Out of a collection of events, if at a given time the occurrence of only one of them is possible. Then, that collection is a collection of mutually exclusive events. For example, the event of a person being an adult. The person is either an adult or not an adult, no in between. So, these two events are mutually exclusive.

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## Mutually Exclusive Events

If the occurrence of an event makes the occurrence of another event impossible for that particular experiment then they are mutually exclusive. It becomes an ‘either-or’ situation.

- For example, the outcome after rolling a die can be
*either*an even number*or*an odd number. - So, {1, 3, 5} and {2, 4, 6} are sets of mutually exclusive events.

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## Mutually Exclusive and Exhaustive Events

The condition for mutually exclusive events for being exhaustive is the outcome of an experiment must be one out of the sample space of mutually exclusive events for that particular experiment.

For example, the blood group of a person. The events are {A, B, AB, O}. These are the only possible blood groups and a person can have only one of these. So, we can call blood test as an experiment and all the possible outcomes as mutually exclusive and exhaustive events. *These events are equally likely as well.*

### Definition

In case of the events being mutually exclusive, exhaustive and equally likey the probability is

P(A) = m_{A}/m where,

- P(A) is the probability of A
- m
_{A}is the no. mutually exclusive, exhaustive and equally likely events favourable to event A. - m is the total no. of mutually exclusive, exhaustive and equally likely events.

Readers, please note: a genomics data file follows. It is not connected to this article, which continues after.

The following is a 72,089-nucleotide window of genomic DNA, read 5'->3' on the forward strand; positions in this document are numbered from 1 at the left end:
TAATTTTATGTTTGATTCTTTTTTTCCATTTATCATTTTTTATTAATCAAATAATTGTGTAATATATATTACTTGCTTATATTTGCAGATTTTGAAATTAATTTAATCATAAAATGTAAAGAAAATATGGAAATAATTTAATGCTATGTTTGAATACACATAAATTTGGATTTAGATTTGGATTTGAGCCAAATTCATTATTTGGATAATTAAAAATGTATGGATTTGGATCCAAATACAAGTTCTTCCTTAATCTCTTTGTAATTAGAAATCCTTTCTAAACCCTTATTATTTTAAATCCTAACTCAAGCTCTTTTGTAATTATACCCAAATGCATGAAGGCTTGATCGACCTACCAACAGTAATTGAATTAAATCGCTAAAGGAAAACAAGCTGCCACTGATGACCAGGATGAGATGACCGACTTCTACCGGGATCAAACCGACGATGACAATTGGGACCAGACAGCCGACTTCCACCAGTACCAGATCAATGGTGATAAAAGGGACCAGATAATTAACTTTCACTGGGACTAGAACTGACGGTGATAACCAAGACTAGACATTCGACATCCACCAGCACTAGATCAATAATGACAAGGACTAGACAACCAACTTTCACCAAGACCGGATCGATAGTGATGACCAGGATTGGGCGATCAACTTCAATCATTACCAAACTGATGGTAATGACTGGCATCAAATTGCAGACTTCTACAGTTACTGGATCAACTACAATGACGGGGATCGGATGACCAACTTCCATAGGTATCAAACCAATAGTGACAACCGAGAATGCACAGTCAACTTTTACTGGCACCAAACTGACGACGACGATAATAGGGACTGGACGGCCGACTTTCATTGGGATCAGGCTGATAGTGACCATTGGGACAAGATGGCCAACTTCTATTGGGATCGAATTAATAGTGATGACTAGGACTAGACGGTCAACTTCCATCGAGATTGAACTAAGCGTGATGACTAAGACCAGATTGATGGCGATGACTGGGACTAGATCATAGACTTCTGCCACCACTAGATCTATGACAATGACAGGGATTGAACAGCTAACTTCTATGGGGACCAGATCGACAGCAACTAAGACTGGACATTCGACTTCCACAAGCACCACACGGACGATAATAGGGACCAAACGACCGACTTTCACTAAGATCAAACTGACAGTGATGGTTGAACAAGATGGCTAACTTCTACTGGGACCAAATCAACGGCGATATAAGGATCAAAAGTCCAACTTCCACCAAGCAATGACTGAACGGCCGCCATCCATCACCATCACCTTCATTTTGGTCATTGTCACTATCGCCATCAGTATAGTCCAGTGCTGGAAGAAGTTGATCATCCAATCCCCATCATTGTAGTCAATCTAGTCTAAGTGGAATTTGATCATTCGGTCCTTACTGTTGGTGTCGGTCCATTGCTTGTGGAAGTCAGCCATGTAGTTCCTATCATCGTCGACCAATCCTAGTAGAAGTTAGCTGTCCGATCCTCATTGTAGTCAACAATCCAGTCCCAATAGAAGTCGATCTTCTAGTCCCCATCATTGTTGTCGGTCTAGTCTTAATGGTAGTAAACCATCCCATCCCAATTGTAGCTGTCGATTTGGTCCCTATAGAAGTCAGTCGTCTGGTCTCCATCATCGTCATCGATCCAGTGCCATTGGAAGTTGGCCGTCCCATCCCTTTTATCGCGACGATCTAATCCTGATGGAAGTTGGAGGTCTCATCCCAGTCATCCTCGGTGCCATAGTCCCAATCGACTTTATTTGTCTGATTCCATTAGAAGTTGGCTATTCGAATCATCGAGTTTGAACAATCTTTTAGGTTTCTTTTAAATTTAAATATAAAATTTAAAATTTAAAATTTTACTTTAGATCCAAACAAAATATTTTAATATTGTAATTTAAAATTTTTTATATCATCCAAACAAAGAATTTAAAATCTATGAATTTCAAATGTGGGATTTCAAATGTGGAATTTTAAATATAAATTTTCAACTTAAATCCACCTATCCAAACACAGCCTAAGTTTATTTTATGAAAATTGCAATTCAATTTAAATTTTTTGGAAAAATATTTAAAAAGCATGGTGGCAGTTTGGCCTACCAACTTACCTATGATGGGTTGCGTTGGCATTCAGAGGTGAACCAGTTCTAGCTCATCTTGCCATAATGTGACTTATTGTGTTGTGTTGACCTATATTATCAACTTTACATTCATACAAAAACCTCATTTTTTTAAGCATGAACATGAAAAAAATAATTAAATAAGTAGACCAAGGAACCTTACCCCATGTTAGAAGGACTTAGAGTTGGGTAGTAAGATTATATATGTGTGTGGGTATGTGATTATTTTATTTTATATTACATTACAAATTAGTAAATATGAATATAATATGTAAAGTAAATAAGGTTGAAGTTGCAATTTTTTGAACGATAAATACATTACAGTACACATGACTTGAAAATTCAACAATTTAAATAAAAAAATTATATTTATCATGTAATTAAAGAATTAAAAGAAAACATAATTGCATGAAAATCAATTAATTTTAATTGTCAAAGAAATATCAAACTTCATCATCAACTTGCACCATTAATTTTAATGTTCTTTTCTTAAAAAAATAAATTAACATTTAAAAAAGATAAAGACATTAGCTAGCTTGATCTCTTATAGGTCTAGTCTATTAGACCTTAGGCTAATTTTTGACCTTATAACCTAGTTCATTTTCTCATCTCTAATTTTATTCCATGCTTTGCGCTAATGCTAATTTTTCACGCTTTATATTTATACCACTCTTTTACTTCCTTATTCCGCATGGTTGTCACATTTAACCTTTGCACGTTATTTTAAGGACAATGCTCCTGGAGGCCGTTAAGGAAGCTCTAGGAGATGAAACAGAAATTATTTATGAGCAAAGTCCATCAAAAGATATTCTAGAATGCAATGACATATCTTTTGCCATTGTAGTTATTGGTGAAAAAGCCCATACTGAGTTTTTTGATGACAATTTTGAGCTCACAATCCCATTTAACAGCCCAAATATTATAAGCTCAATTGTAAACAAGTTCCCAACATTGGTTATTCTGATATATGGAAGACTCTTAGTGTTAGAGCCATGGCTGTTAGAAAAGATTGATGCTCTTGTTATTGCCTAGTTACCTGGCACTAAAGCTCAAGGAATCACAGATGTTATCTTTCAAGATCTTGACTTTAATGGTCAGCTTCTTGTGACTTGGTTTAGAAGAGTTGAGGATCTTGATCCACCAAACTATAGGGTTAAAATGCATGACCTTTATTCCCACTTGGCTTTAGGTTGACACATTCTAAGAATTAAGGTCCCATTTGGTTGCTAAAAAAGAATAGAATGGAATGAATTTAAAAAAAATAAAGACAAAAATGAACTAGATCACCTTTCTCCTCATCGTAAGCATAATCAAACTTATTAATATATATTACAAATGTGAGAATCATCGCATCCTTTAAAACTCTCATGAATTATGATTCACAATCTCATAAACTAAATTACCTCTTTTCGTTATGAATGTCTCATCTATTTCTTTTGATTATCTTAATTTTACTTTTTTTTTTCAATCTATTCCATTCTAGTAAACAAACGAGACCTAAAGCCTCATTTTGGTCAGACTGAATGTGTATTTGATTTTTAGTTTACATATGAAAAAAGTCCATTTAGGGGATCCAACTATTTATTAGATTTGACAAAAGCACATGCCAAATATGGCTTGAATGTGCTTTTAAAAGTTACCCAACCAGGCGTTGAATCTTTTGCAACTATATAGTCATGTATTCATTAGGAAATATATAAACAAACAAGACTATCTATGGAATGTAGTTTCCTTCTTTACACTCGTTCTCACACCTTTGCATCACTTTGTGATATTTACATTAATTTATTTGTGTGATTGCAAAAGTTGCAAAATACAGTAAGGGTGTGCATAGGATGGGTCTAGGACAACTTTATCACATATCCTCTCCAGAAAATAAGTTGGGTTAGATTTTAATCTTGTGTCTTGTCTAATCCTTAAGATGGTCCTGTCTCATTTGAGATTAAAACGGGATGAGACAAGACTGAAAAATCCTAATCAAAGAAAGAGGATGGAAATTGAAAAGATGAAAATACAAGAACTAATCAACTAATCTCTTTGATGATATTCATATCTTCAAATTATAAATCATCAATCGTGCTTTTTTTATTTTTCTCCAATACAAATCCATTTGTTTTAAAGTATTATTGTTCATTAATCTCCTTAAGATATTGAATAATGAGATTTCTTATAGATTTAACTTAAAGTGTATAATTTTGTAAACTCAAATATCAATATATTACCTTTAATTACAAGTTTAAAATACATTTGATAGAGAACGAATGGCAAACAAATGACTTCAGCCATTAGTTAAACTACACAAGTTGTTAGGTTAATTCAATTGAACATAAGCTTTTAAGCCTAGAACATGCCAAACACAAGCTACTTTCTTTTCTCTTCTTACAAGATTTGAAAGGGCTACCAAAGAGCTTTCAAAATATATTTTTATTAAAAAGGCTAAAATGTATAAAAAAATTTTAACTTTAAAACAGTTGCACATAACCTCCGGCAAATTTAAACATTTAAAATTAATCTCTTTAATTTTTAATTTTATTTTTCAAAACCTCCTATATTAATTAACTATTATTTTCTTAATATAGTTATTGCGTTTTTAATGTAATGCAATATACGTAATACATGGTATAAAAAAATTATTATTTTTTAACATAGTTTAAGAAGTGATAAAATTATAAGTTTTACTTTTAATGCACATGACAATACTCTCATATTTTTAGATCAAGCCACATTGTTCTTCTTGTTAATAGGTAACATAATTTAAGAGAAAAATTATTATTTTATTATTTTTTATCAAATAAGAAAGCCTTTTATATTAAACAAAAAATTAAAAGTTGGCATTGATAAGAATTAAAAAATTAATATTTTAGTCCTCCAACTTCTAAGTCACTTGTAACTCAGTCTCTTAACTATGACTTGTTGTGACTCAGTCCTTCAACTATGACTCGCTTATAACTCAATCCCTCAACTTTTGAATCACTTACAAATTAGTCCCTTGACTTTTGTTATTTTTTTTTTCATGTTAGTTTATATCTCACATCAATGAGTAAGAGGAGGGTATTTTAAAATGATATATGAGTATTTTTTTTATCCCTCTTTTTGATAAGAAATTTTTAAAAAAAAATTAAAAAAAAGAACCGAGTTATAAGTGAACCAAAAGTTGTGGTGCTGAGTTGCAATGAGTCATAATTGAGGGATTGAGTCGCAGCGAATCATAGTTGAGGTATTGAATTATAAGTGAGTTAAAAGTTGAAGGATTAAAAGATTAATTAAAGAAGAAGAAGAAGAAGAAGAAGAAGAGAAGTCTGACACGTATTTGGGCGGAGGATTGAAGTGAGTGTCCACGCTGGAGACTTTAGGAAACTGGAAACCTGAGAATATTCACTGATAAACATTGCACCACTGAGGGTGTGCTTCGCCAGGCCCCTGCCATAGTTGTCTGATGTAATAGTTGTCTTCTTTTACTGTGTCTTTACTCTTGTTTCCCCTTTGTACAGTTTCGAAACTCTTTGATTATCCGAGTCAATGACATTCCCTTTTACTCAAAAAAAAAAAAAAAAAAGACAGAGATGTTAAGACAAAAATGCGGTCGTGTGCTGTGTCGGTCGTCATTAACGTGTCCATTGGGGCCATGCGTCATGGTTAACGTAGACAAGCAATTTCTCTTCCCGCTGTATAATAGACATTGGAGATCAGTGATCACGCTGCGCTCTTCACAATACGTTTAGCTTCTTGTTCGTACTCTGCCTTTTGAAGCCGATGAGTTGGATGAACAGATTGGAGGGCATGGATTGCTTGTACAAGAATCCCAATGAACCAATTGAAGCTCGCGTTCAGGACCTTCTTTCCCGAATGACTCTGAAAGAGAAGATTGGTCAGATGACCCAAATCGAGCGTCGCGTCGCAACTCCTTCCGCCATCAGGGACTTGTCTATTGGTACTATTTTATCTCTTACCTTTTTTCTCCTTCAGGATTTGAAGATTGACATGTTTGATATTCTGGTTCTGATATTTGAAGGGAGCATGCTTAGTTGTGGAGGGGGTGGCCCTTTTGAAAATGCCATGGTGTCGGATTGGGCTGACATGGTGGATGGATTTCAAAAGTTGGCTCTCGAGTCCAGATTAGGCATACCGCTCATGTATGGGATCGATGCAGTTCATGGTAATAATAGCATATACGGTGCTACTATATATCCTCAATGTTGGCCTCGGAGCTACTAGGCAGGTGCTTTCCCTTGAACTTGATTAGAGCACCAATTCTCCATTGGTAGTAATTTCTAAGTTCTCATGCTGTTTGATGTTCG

*The *above-given* definition is *the classical* definition of probability. It is applicable *only* when the events are finite and equally likely. *Taking set theory into consideration we can write the definition of probability as:

Here,

- S = sample space of finite no. elementary events for an experiment.
- A = A ⊂ S, A is an event under consideration then,
- P(A) = n(A)/n(S) where,
- n(S) denotes the total no. of events in S.
- n(A) denotes the no. of outcomes favourable to A.

Now, complement of A(i. e., A’) will be: n(A’) = n(S) – n(A).

⇒n(A’)+ n(A) = n(S)

A and A’ make a pair of mutually exclusive and exhaustive events. This gives, for any two mutually exclusive events say A and B.

- A ∩ B = Φ ⇒ n(A ∩ B) = 0
- ⇒P(A ∩ B) = 0; 0 is the minimum possible which is the probability of an impossible event.
- (A ∩ B) is an impossible event because they are exclusive and t is impossible for them to occur simultaneously.
- P(A ∪ B) = P(A) + P(B)

For mutually exclusive and exhaustive events P(A) + P(B) = 1 because

- The maximum possible probability is 1, which is the probability of a sure event.
- Since P(A) and P(B) are exhaustive they are the only two events.
- ∴ P(A ∪ B) = 1; (A ∪ B) is a sure event as one of the two events are sure to occur for the experiment.

## Solved Examples on Mutually Exclusive Events

Question:** **An urn contains balls of various colours. The probability of drawing red is 1/3, blue is 1/7, green is 1/9. If a ball is drawn at random what is the probability that

- Either red or blue is drawn
- Neither red nor blue is drawn
- None out of red, blue, green gets drawn

Solution. a) It is given that, P(R) = 1/3 and P(B) = 1/7

∴ P(R∪B) = P(R) + P(B)

= 1/3 + 1/7 = 10/21*All three events R, B and G are exclusive and that’s why their individual probabilities are added*

b) P(R∪B)’ = 1 – P(R∪B)

= 1 – 10/21 = 11/21*Notice here that since the events R, B, and G are exclusive but not exhaustive P(R∪B)≠P(G).*

c) P(R∪B∪G)’ = 1 – P(R∪B∪G)

= 1 – (1/3 + 1/7 + 1/9)

= 1 – 29/45 = 16/45*As the sets are not exhaustive P(R∪B∪G)’≠0.*